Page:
Ben Affleck & Matt Damon return to Project Greenlight
Ron Seifried | On 25, Jun 2014
Does the TV documentary series that help made Shia LeBeouf a movie star need to return? HBO certainly does. Gearing up for production is Project Greenlight, the docu-series that followed beginner filmmakers during the arduous process of making their first feature film, from pre-production right up to the night of the premiere. The show ran for 33 episodes over three seasons, two on HBO and one on Bravo, between 2001-2005.
Co-producers Ben Affleck and Matt Damon have reunited to sell their project once again to inspiring filmmakers. In a new video, the two good friends are asking for short-film submissions for an online digital contest, with the winner becoming a new reality star for the behind-the-scenes series looking into the filmmaking process.
When the rebooted series was announced back in April, Affleck addressed the fact that technology has caught up to the series original concept. In Rutles-like fashion, Affleck and Damon have announced a few unnamed directors and producers during the mentoring process so the contest winner/budding filmmaker doesn’t have to rely just on the two Oscar winners.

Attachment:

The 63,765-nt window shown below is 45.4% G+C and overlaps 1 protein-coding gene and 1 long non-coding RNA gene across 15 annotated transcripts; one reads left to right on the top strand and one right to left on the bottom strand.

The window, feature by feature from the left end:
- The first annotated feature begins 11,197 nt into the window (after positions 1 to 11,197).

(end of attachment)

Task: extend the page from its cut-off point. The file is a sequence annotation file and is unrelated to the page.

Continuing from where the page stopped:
The three films followed by Project Greenlight had mixed successes. The first film, the drama Stolen Summer, premiered at the Sundance Film Festival in 2002 and made only $135,000 with a budget of $1.8 million. Comedy/Drama The Battle of Shaker Heights was the second film and fared a little better: $280,000 in ticket sales with a $1 million budget.
Horror was the genre for the third and final film in the series. Feast earned a slightly more respectful $658,000 with a $3.2 budget and actually spawned two direct-to-DVD sequels: Feast 2: Sloppy Seconds and Feast 3: The Happy Finish.
The series was a fascinating look into the art of filmmaking without the gloss. The interesting twist with the new version is only directors need to apply. The project will be focusing on a “Hollywood vetted” script, a bizarre request from two actors who won the Oscar for their first script, Good Will Hunting.
Intellectual property issues could be the main sticking point in limiting the new series with only directors. Producers are limited in their role of reviewing unsolicited scripts, and cannot be involved in rewrites. Litigation is best avoided at all costs. Its also could be easier for production for both the film and series to have a script already in place for scouting, set building, etc.
Then again, could Ben be too busy with his upcoming work as Batman?